We have seen it over and over again – small restaurants crumbling under the financial climate and high competition.
As a restaurant owner there are always going to be risks and times of low sales, but there are some points that require consideration in order to establish a stronger, long-term successful business.
Here are some ideas that may not only help save your restaurant, but encourage an informed decision to help it thrive.
1. Don’t panic when things appear bleak
As with any area of our lives, there are peaks and troughs in our financial status. In terms of restaurants this may be periods of high sales that then dip to almost nothing.
This is perfectly normal and although it is difficult to get through the hard times there is always a light at the end of the tunnel.
What’s important is to understand what is causing the downturn in clientele and making the necessary changes to improve the situation.
2. Tried-and-true franchise options
Many small restaurant owners opt to open a new restaurant and create a new brand, but this is a large uphill battle full of mistakes and lessons.
Franchising is a solid option for many entrepreneurs looking to open their own restaurant while having the backing of a thriving business model.
It’s also largely successful, with an extremely high success and profitability rate. In fact, the fast food market in the UK stands at close to £30 billion because of the popularity of fast food chains. (Statistic source: https://www.pointfranchise.co.uk/I-53-fast-food-franchise/)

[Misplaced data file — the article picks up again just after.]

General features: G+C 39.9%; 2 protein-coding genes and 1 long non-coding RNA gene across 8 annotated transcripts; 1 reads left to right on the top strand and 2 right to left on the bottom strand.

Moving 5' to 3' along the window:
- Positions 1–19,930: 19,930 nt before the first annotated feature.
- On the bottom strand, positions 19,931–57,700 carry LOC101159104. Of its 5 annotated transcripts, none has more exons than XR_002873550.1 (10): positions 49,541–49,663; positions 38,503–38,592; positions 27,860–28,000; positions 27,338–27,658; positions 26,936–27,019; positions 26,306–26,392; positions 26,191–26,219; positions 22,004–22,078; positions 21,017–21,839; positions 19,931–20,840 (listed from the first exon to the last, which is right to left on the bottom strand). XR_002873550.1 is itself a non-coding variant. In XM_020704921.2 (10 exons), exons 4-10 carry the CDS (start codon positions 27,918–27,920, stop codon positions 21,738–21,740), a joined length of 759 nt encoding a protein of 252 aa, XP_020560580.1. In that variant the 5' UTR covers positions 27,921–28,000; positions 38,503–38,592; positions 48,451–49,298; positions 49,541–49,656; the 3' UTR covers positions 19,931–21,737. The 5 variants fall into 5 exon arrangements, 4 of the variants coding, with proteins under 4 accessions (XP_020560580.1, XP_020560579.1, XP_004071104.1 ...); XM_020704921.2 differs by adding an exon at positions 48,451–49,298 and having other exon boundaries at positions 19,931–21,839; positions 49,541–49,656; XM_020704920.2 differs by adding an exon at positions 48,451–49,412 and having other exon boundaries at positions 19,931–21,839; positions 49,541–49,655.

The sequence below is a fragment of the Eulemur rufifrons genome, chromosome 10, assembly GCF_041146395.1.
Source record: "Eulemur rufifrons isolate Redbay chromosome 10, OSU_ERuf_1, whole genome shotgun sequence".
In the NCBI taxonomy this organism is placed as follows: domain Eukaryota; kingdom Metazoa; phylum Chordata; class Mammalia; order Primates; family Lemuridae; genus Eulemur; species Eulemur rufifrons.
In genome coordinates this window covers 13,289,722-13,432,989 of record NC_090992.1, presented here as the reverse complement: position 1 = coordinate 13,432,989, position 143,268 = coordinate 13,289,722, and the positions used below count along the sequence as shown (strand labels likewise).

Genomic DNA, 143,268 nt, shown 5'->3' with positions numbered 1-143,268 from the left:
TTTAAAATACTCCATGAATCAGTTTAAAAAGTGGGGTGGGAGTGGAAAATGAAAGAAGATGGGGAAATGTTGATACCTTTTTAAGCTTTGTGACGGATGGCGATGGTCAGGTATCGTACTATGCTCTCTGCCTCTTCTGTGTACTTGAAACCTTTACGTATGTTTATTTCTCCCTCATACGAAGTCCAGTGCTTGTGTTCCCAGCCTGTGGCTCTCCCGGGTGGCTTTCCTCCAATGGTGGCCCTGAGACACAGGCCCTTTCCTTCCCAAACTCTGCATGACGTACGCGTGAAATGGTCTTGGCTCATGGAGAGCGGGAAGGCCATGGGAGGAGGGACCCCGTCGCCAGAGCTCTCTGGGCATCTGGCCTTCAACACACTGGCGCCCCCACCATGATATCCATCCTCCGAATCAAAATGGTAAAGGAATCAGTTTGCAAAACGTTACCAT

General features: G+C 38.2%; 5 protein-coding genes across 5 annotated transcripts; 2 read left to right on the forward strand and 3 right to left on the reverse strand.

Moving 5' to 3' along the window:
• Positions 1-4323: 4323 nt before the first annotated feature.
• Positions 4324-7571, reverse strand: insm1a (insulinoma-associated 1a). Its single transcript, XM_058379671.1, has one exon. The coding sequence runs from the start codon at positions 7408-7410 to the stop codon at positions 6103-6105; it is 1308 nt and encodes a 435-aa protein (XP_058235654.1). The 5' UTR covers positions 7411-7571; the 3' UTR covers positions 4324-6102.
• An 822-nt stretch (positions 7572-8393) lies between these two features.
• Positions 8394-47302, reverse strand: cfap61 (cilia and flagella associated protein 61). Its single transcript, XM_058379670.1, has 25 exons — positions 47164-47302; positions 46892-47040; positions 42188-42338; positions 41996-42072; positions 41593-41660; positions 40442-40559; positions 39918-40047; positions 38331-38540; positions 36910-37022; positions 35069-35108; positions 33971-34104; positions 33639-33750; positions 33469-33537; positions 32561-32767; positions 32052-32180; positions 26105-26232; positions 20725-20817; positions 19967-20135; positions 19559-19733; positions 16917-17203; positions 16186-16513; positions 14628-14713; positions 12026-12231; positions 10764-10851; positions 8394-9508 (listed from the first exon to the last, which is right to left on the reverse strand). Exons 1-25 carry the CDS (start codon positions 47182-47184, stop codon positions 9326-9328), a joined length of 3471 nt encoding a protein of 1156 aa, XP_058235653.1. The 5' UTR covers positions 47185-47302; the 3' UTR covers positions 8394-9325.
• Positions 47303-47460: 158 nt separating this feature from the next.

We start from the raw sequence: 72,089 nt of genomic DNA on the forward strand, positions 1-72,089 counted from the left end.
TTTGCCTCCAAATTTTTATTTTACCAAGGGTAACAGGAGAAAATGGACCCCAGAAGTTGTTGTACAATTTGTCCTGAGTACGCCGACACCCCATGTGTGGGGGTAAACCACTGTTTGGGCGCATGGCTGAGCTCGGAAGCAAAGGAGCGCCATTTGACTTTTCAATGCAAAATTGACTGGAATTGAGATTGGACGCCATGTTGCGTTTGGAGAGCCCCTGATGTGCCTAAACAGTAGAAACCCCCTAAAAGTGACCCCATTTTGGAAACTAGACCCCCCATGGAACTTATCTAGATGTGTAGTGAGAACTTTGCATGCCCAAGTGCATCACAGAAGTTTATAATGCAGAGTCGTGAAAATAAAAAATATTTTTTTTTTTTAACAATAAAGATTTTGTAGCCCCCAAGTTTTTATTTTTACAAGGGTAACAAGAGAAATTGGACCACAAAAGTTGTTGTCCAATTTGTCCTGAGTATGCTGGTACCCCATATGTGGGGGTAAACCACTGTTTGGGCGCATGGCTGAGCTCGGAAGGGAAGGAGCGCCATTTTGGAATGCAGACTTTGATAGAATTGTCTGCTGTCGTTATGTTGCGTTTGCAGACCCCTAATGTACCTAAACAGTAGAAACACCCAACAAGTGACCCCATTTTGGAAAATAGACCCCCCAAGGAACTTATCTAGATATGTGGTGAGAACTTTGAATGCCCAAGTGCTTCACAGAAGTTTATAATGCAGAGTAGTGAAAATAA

The franchisor’s valuable guidance helps the new business thrive and breaks down a significant amount of hardship in establishing a successful company.
From assistance in choosing a location to staff training, creating a website, providing marketing material, and guidance regarding insurance and legal compliance, it’s a far safer bet than doing everything solo.
3. Planning to sell? Give it more time
The recommended period of time to plan the sale of your business is 2 years. In this time you need to be almost constantly collating information to pass onto the buyers or solicitors.
There are many items that you will be required to produce before the final sale is made; three years of proof of tax, two years of credit history, documents relating to debts and many more.
If you have decided that you need to sell your business, or are making a snap decision due to a crisis, the length of time it will take to make a sale needs to be considered.
This is not something that can be done in a month, so decide whether it’s best to try to overcome the current situation or put up the white flag.
4. Can the business survive without you?
There are many forms of small business’ that will solely rely upon their owner’s expertise and contacts.
A solid risk management strategy is to thoroughly train employees so as to delegate responsibility and place less dependence on the owner.
This allows employees to both handle day-to-day operations and mitigate any situations with clients or other aspects of the restaurants.
They must know proper equipment handling, safety procedures and how to provide appropriate customer service.
5. Don’t wait until it’s too late
If sales are not up to expectation, evaluate what may be causing it. Often, the problems are internal rather than external.
Maybe it’s time to make a change to the menu or work on your marketing tactics to bring in new clients. Perhaps online reviews have been affecting the restaurant negatively.
Whatever may be causing the situation, it’s important to strike back while you still can and make changes that will push the business back into profitability.
Wait too long or be complacent with low sales and the business may fall into too much debt to crawl back into the green.